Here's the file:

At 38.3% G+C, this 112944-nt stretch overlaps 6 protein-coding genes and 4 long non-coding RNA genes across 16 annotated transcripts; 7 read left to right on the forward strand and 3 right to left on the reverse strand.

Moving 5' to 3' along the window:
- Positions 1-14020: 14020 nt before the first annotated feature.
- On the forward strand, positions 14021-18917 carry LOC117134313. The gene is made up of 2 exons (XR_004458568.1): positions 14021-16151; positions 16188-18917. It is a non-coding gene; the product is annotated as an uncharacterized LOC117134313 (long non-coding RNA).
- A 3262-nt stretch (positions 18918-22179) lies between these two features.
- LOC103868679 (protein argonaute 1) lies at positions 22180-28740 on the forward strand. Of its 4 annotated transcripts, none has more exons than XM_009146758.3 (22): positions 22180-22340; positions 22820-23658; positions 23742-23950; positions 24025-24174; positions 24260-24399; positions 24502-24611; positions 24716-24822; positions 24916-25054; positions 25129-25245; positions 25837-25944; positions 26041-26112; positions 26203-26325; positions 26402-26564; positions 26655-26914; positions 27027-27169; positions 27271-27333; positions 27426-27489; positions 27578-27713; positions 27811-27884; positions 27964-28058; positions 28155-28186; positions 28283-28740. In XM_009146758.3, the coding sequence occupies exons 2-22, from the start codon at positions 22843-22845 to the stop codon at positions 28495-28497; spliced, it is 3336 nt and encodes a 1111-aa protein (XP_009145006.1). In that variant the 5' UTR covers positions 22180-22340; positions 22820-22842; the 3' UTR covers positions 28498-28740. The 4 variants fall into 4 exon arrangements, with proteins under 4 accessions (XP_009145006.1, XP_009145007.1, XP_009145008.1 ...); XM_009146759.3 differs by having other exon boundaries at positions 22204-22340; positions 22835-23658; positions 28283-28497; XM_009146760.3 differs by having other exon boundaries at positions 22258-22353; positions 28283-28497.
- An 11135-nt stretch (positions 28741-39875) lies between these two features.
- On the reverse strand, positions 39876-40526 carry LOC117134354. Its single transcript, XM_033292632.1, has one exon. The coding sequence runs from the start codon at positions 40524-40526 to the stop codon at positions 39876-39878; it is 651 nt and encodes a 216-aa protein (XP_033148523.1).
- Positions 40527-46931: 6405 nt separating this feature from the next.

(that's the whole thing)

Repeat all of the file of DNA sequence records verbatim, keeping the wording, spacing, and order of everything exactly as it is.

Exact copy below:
At 38.3% G+C, this 112944-nt stretch overlaps 6 protein-coding genes and 4 long non-coding RNA genes across 16 annotated transcripts; 7 read left to right on the forward strand and 3 right to left on the reverse strand.

Moving 5' to 3' along the window:
- Positions 1-14020: 14020 nt before the first annotated feature.
- On the forward strand, positions 14021-18917 carry LOC117134313. The gene is made up of 2 exons (XR_004458568.1): positions 14021-16151; positions 16188-18917. It is a non-coding gene; the product is annotated as an uncharacterized LOC117134313 (long non-coding RNA).
- A 3262-nt stretch (positions 18918-22179) lies between these two features.
- LOC103868679 (protein argonaute 1) lies at positions 22180-28740 on the forward strand. Of its 4 annotated transcripts, none has more exons than XM_009146758.3 (22): positions 22180-22340; positions 22820-23658; positions 23742-23950; positions 24025-24174; positions 24260-24399; positions 24502-24611; positions 24716-24822; positions 24916-25054; positions 25129-25245; positions 25837-25944; positions 26041-26112; positions 26203-26325; positions 26402-26564; positions 26655-26914; positions 27027-27169; positions 27271-27333; positions 27426-27489; positions 27578-27713; positions 27811-27884; positions 27964-28058; positions 28155-28186; positions 28283-28740. In XM_009146758.3, the coding sequence occupies exons 2-22, from the start codon at positions 22843-22845 to the stop codon at positions 28495-28497; spliced, it is 3336 nt and encodes a 1111-aa protein (XP_009145006.1). In that variant the 5' UTR covers positions 22180-22340; positions 22820-22842; the 3' UTR covers positions 28498-28740. The 4 variants fall into 4 exon arrangements, with proteins under 4 accessions (XP_009145006.1, XP_009145007.1, XP_009145008.1 ...); XM_009146759.3 differs by having other exon boundaries at positions 22204-22340; positions 22835-23658; positions 28283-28497; XM_009146760.3 differs by having other exon boundaries at positions 22258-22353; positions 28283-28497.
- An 11135-nt stretch (positions 28741-39875) lies between these two features.
- On the reverse strand, positions 39876-40526 carry LOC117134354. Its single transcript, XM_033292632.1, has one exon. The coding sequence runs from the start codon at positions 40524-40526 to the stop codon at positions 39876-39878; it is 651 nt and encodes a 216-aa protein (XP_033148523.1).
- Positions 40527-46931: 6405 nt separating this feature from the next.